Air pollution, global warming and the need for sustainable energy has intensified the need for efficient, green-energy powered vehicles. There are a number of transportation solutions that have been developed to tackle this issue including the Segway Personal Transporter (PT), a one person dynamically self-balancing transportation vehicle. The Segway PT, designed by Dean Kamen, is a compact vehicle meant to revolutionize the way that short distance travel is conducted. A Segway is much more energy efficient than a traditional car and can transport a rider for a full day on a battery charge worth $ 0.50 of electricity. The Segway’s motion and speed are controlled by the rider shifting their weight forward and backward, and using the handlebar for turning. Although it has never been commercially successful on a large scale, the Segway has been embraced by several groups such as police departments, military bases, warehouses, corporate campuses and industrial sites who use Segway PT to patrol events or facilities. The Segway is also quite popular in the tourism industry as a means to take groups of tourists on guided tours around a city. As a more environmentally friendly transportation method in metropolitan areas, some of the most important design considerations are flexibility, safety and performance.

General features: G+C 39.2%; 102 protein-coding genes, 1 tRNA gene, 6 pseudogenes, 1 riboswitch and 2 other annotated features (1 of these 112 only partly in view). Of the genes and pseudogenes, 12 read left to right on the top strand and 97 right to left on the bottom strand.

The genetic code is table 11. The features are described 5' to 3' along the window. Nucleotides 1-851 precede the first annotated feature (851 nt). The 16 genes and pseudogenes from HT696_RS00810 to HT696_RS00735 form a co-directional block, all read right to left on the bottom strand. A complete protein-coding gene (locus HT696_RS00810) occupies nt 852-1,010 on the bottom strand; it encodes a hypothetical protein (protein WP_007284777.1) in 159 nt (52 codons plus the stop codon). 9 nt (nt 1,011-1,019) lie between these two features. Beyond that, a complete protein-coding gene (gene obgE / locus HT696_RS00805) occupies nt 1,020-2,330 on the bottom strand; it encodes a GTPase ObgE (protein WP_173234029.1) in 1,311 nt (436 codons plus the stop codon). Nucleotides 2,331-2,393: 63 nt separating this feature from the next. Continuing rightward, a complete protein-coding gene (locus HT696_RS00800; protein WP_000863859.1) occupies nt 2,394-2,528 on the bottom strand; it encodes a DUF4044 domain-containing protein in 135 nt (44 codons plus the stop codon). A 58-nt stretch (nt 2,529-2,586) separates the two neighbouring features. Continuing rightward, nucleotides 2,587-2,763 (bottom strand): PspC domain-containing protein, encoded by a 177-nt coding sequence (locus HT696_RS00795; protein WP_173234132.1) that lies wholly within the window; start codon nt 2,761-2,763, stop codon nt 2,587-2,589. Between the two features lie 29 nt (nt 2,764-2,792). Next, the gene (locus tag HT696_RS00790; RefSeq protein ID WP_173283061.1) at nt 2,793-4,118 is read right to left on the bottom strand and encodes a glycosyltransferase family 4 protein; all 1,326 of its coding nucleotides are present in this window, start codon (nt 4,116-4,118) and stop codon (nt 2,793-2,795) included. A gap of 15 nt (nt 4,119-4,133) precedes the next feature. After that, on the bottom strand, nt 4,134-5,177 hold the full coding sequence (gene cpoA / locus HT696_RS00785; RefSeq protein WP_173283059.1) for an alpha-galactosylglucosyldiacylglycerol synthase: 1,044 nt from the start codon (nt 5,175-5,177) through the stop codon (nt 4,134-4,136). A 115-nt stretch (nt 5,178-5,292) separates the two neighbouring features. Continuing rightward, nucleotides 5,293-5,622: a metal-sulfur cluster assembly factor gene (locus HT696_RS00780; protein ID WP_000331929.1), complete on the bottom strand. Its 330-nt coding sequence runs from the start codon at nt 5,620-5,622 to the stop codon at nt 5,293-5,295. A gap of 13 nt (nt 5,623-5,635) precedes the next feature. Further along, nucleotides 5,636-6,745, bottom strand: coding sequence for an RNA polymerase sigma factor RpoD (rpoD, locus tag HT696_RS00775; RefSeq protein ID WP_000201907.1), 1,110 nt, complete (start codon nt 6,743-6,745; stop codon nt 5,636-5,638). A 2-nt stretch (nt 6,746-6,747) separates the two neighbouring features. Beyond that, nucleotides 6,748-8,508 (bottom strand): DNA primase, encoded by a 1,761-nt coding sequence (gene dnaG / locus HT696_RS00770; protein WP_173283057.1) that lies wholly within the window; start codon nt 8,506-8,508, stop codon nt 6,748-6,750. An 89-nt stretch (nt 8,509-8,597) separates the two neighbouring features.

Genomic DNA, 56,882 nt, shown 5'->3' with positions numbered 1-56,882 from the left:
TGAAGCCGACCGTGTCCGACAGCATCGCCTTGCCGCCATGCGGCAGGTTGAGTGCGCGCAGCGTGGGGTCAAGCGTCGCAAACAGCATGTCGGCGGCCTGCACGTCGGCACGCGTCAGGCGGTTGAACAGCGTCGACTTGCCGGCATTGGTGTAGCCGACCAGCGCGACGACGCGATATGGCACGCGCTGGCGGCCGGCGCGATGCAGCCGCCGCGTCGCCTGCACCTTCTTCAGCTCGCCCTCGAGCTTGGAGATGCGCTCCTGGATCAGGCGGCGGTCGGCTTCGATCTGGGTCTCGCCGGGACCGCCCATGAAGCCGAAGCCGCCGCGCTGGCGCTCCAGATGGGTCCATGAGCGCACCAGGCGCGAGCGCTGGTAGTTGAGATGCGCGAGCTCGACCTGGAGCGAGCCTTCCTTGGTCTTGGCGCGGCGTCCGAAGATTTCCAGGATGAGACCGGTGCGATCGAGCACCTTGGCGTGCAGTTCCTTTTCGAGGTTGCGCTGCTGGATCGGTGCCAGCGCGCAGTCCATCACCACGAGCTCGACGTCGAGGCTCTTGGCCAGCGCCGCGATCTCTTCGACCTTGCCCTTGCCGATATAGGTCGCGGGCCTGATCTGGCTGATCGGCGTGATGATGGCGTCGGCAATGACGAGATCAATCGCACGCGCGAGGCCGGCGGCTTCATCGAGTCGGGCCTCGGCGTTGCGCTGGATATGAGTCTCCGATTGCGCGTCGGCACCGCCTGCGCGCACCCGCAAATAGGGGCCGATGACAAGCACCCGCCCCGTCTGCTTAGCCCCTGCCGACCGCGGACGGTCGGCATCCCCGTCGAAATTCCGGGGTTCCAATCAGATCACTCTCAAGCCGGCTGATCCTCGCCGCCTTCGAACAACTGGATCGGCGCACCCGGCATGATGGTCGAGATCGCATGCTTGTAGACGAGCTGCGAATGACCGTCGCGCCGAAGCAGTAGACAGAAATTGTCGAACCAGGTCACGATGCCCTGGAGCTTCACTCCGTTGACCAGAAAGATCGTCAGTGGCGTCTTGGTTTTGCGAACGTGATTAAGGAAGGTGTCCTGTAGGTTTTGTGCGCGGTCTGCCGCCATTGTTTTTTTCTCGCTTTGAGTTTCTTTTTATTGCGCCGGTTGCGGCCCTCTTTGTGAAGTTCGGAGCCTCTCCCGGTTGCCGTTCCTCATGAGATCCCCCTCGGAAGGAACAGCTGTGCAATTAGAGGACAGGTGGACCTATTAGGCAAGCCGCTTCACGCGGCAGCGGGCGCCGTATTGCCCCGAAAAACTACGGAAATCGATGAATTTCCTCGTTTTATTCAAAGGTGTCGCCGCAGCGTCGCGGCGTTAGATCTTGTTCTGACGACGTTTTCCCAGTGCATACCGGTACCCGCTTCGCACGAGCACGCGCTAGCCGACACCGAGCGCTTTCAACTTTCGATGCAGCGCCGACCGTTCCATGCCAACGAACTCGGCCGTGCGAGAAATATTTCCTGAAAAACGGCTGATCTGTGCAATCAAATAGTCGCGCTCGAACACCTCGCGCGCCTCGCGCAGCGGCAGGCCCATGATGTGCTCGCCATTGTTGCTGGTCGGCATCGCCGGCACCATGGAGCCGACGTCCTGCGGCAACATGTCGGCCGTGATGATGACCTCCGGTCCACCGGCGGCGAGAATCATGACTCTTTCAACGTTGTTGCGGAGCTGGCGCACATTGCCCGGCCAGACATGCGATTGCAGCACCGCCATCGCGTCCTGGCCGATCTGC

Chris McClellan, a Mechatronics Engineer at the University of Waterloo, realized that it was an ideal application of control theory. He designed a scaled Segway to create an apparatus that could be used as a common thread in various undergrad courses as a demonstration and/or lab.
Exploded Segway PT view
This case study explores the design of a self-balancing, battery-powered transportation machine. The purpose of this case study is for students to gain a deeper understanding of interesting electromechanical systems.